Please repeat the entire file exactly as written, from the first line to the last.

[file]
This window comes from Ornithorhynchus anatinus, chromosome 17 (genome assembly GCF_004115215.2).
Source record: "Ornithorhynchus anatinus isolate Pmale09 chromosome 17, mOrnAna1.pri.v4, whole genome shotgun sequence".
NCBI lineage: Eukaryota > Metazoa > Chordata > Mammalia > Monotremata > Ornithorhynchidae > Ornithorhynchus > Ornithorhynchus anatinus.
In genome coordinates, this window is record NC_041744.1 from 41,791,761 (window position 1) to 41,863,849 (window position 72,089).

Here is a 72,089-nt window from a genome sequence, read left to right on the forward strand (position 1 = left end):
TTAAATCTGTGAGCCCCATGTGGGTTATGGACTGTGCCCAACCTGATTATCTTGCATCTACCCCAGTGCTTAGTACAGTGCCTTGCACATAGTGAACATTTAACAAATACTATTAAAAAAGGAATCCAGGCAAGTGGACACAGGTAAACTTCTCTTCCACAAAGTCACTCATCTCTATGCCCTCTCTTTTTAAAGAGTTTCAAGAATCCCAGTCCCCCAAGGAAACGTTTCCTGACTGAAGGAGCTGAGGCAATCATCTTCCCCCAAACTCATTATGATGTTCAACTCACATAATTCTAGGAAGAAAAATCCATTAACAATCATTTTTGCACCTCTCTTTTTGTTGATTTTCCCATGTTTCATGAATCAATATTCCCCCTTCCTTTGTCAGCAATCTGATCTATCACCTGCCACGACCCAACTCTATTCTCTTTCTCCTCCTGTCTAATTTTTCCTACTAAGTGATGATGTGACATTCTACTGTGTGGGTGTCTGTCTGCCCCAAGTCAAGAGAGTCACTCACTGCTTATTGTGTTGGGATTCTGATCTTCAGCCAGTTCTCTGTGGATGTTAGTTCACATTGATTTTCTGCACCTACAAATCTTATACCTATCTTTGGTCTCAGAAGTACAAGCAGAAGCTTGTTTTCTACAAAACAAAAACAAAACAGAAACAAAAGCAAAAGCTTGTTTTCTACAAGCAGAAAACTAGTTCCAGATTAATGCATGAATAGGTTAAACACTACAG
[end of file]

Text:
This window comes from Ornithorhynchus anatinus, chromosome 17 (genome assembly GCF_004115215.2).
Source record: "Ornithorhynchus anatinus isolate Pmale09 chromosome 17, mOrnAna1.pri.v4, whole genome shotgun sequence".
NCBI lineage: Eukaryota > Metazoa > Chordata > Mammalia > Monotremata > Ornithorhynchidae > Ornithorhynchus > Ornithorhynchus anatinus.
In genome coordinates, this window is record NC_041744.1 from 41,791,761 (window position 1) to 41,863,849 (window position 72,089).

Here is a 72,089-nt window from a genome sequence, read left to right on the forward strand (position 1 = left end):
TTAAATCTGTGAGCCCCATGTGGGTTATGGACTGTGCCCAACCTGATTATCTTGCATCTACCCCAGTGCTTAGTACAGTGCCTTGCACATAGTGAACATTTAACAAATACTATTAAAAAAGGAATCCAGGCAAGTGGACACAGGTAAACTTCTCTTCCACAAAGTCACTCATCTCTATGCCCTCTCTTTTTAAAGAGTTTCAAGAATCCCAGTCCCCCAAGGAAACGTTTCCTGACTGAAGGAGCTGAGGCAATCATCTTCCCCCAAACTCATTATGATGTTCAACTCACATAATTCTAGGAAGAAAAATCCATTAACAATCATTTTTGCACCTCTCTTTTTGTTGATTTTCCCATGTTTCATGAATCAATATTCCCCCTTCCTTTGTCAGCAATCTGATCTATCACCTGCCACGACCCAACTCTATTCTCTTTCTCCTCCTGTCTAATTTTTCCTACTAAGTGATGATGTGACATTCTACTGTGTGGGTGTCTGTCTGCCCCAAGTCAAGAGAGTCACTCACTGCTTATTGTGTTGGGATTCTGATCTTCAGCCAGTTCTCTGTGGATGTTAGTTCACATTGATTTTCTGCACCTACAAATCTTATACCTATCTTTGGTCTCAGAAGTACAAGCAGAAGCTTGTTTTCTACAAAACAAAAACAAAACAGAAACAAAAGCAAAAGCTTGTTTTCTACAAGCAGAAAACTAGTTCCAGATTAATGCATGAATAGGTTAAACACTACAG